Eczema vaccinatum is a form of generalized vaccinia found in persons, usually infants and children under 5 years of age, with a history of atopic eczema. It is an acute febrile disease with a mortality rate of 33 per cent, according to McKhann and Ross.1
A review of previously reported cases may be found in reports by Collett and Kennedy,2 Ellis3 and Tedder.4 Ellis3 expressed his belief that the vaccinia virus in eczema vaccinatum is circulated by the blood stream and that it tends to localize in traumatized areas of epidermis. He discounted the theory of spread of the virus by autoinoculation. The vesicular lesions of eczema vaccinatum have been reported to occur in almost all areas of the body, including such unusual sites as the eyelids, corneas, tongue, nasal septum and genitalia.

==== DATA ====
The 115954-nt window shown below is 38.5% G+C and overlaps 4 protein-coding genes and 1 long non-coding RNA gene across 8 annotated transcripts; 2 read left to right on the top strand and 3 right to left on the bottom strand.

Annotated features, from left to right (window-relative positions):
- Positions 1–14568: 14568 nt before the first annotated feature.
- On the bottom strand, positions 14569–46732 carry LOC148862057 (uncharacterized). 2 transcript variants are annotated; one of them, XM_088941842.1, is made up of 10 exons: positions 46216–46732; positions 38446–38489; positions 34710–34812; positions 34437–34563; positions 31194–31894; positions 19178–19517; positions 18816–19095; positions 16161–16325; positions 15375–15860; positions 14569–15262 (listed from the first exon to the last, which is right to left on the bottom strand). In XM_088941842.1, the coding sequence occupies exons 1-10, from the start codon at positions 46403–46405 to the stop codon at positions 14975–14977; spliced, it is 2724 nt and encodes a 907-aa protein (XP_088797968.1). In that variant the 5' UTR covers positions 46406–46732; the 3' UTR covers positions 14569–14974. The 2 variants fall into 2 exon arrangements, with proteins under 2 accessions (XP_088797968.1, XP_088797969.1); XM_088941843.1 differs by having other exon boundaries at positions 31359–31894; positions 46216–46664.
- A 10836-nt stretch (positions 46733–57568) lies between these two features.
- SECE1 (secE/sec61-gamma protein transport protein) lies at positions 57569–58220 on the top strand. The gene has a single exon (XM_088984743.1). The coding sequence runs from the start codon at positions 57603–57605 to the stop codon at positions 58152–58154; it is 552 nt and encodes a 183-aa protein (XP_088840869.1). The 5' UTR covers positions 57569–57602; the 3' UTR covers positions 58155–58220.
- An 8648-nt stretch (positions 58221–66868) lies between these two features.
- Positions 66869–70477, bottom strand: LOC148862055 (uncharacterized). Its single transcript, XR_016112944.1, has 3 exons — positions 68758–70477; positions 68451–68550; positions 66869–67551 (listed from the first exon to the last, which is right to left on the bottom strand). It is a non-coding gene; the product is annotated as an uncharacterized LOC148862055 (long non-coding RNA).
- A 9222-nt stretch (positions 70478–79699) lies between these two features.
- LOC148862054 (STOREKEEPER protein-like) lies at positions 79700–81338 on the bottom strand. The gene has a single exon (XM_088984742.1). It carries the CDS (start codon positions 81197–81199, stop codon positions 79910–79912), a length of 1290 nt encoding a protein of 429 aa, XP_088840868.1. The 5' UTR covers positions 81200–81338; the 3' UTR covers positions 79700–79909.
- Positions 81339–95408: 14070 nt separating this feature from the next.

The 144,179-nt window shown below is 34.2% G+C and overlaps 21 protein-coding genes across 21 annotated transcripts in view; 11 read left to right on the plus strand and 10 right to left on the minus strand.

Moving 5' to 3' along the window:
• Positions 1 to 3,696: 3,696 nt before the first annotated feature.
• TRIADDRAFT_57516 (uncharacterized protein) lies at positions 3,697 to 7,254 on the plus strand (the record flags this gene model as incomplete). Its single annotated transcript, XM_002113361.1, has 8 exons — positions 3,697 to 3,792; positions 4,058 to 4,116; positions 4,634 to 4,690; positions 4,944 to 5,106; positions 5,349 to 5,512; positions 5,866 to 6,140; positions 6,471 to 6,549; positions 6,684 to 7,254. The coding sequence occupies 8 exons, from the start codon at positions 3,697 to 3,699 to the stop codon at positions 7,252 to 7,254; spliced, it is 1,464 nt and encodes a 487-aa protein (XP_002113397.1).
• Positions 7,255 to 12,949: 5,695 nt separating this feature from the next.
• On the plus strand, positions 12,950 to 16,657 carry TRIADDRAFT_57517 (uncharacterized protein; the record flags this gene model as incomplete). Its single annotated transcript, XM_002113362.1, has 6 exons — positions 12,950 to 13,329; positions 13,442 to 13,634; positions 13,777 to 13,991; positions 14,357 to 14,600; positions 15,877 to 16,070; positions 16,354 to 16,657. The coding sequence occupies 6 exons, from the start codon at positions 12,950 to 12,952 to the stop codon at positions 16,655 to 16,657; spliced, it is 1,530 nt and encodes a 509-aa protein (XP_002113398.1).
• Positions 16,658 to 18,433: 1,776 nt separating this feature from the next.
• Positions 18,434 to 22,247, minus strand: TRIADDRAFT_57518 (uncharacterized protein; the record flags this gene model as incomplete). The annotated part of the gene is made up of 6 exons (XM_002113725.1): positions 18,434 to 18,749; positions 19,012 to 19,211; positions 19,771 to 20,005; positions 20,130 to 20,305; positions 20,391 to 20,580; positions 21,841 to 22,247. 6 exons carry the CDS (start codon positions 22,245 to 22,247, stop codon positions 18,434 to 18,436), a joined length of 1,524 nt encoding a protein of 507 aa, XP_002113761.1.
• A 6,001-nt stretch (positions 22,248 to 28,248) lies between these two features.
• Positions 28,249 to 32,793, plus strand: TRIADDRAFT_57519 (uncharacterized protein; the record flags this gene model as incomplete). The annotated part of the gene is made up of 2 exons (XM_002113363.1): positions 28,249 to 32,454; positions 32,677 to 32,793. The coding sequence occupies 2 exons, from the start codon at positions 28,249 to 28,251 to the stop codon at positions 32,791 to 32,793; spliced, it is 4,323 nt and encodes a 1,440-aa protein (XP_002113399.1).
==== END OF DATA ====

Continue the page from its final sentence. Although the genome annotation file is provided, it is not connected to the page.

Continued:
The vesicles appear suddenly and in several large crops during a period
PERRY FG, MARTINEAU PC. ECZEMA VACCINATUM: Rapid Recovery Following Treatment with Aureomycin. JAMA. 1949;141(10):657–658. doi:10.1001/jama.1949.62910100001006
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